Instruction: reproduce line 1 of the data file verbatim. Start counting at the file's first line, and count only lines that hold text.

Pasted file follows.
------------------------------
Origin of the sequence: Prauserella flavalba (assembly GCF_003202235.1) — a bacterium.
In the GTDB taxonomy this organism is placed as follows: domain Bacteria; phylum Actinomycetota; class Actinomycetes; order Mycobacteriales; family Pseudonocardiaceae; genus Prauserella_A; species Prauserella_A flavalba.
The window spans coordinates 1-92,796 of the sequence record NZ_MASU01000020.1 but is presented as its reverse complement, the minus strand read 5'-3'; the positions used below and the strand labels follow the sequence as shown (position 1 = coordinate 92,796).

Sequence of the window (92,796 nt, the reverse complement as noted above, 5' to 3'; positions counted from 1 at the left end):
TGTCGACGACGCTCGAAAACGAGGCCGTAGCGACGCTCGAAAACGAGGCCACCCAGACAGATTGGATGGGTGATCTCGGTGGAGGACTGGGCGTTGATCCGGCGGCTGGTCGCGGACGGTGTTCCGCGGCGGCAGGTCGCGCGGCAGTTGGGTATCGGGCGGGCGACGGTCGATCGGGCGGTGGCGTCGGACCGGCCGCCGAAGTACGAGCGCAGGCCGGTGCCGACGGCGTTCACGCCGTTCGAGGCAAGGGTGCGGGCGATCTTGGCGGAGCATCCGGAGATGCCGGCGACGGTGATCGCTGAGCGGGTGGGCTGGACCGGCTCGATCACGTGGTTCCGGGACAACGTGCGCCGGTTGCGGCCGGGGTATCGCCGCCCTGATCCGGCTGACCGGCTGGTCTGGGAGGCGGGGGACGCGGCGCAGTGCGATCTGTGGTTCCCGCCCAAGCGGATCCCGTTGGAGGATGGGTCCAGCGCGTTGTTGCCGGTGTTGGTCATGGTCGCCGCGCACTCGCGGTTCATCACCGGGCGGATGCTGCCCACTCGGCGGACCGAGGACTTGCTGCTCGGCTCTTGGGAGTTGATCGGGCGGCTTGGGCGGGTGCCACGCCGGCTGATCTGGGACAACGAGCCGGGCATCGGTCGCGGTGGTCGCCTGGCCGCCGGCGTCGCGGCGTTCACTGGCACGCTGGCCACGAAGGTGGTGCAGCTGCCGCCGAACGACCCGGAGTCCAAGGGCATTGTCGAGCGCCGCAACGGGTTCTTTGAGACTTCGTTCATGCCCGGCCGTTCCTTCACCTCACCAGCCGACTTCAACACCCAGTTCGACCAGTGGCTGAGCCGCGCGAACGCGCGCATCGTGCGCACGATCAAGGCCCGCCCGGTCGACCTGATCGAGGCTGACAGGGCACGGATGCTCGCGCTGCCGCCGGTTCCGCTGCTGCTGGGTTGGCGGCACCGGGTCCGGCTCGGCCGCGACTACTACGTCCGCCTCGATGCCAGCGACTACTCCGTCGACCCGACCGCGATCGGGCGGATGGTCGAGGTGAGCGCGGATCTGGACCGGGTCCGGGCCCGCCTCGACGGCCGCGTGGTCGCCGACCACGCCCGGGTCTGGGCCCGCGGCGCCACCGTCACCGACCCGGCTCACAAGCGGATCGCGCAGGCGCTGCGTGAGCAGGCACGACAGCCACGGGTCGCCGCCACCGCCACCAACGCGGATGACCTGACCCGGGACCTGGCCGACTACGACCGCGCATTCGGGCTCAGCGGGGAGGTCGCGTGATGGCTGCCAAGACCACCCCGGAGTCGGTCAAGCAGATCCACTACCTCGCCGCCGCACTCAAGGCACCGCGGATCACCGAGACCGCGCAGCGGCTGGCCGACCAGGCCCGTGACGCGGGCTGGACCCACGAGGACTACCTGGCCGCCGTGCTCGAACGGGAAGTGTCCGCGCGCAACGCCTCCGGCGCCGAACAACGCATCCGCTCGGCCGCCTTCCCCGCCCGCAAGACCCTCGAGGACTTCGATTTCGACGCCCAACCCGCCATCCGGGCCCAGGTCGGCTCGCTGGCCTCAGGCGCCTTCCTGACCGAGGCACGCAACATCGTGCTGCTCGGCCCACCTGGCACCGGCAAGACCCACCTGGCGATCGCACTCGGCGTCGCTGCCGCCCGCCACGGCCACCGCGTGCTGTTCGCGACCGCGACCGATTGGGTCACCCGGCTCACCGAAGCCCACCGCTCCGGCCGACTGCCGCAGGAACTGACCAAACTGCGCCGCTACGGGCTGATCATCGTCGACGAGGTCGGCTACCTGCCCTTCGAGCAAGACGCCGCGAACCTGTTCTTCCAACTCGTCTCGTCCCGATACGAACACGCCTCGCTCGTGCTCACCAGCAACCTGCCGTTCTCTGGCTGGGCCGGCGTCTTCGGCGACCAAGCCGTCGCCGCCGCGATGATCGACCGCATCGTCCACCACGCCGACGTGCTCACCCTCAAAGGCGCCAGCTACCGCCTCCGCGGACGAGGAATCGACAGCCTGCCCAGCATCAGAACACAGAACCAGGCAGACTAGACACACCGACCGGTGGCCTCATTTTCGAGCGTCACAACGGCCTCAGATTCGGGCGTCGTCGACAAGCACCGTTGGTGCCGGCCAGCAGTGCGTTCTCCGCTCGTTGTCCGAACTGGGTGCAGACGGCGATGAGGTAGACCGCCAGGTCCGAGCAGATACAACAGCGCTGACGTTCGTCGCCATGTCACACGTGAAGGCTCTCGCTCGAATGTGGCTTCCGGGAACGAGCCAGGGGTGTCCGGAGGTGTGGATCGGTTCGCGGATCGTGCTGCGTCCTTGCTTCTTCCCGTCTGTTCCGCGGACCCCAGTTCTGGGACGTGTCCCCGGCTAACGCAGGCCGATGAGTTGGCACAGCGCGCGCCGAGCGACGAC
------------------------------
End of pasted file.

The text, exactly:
Origin of the sequence: Prauserella flavalba (assembly GCF_003202235.1) — a bacterium.